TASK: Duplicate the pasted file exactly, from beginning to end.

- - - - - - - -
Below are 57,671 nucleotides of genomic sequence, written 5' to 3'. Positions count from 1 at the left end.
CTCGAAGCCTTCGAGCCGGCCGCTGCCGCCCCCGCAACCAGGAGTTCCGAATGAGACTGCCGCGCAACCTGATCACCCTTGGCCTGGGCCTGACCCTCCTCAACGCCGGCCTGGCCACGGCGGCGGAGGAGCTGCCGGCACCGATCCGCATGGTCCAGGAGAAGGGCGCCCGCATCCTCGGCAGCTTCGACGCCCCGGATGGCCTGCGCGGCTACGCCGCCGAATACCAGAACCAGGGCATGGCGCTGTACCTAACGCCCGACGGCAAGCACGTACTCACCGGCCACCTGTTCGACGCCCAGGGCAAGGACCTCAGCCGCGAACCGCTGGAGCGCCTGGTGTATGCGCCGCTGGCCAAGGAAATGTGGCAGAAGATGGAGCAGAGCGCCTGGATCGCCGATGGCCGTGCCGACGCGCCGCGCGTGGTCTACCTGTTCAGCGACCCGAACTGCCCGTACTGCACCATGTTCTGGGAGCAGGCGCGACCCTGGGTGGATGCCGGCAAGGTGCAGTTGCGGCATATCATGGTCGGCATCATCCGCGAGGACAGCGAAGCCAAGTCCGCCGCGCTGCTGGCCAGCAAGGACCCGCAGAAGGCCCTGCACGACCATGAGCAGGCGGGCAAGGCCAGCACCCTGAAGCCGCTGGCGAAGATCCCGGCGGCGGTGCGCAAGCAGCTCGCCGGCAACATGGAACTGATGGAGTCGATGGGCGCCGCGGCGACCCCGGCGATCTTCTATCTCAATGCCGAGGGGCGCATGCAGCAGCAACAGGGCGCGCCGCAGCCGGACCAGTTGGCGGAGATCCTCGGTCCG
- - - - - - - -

Below are 57,671 nucleotides of genomic sequence, written 5' to 3'. Positions count from 1 at the left end.
CTCGAAGCCTTCGAGCCGGCCGCTGCCGCCCCCGCAACCAGGAGTTCCGAATGAGACTGCCGCGCAACCTGATCACCCTTGGCCTGGGCCTGACCCTCCTCAACGCCGGCCTGGCCACGGCGGCGGAGGAGCTGCCGGCACCGATCCGCATGGTCCAGGAGAAGGGCGCCCGCATCCTCGGCAGCTTCGACGCCCCGGATGGCCTGCGCGGCTACGCCGCCGAATACCAGAACCAGGGCATGGCGCTGTACCTAACGCCCGACGGCAAGCACGTACTCACCGGCCACCTGTTCGACGCCCAGGGCAAGGACCTCAGCCGCGAACCGCTGGAGCGCCTGGTGTATGCGCCGCTGGCCAAGGAAATGTGGCAGAAGATGGAGCAGAGCGCCTGGATCGCCGATGGCCGTGCCGACGCGCCGCGCGTGGTCTACCTGTTCAGCGACCCGAACTGCCCGTACTGCACCATGTTCTGGGAGCAGGCGCGACCCTGGGTGGATGCCGGCAAGGTGCAGTTGCGGCATATCATGGTCGGCATCATCCGCGAGGACAGCGAAGCCAAGTCCGCCGCGCTGCTGGCCAGCAAGGACCCGCAGAAGGCCCTGCACGACCATGAGCAGGCGGGCAAGGCCAGCACCCTGAAGCCGCTGGCGAAGATCCCGGCGGCGGTGCGCAAGCAGCTCGCCGGCAACATGGAACTGATGGAGTCGATGGGCGCCGCGGCGACCCCGGCGATCTTCTATCTCAATGCCGAGGGGCGCATGCAGCAGCAACAGGGCGCGCCGCAGCCGGACCAGTTGGCGGAGATCCTCGGTCCG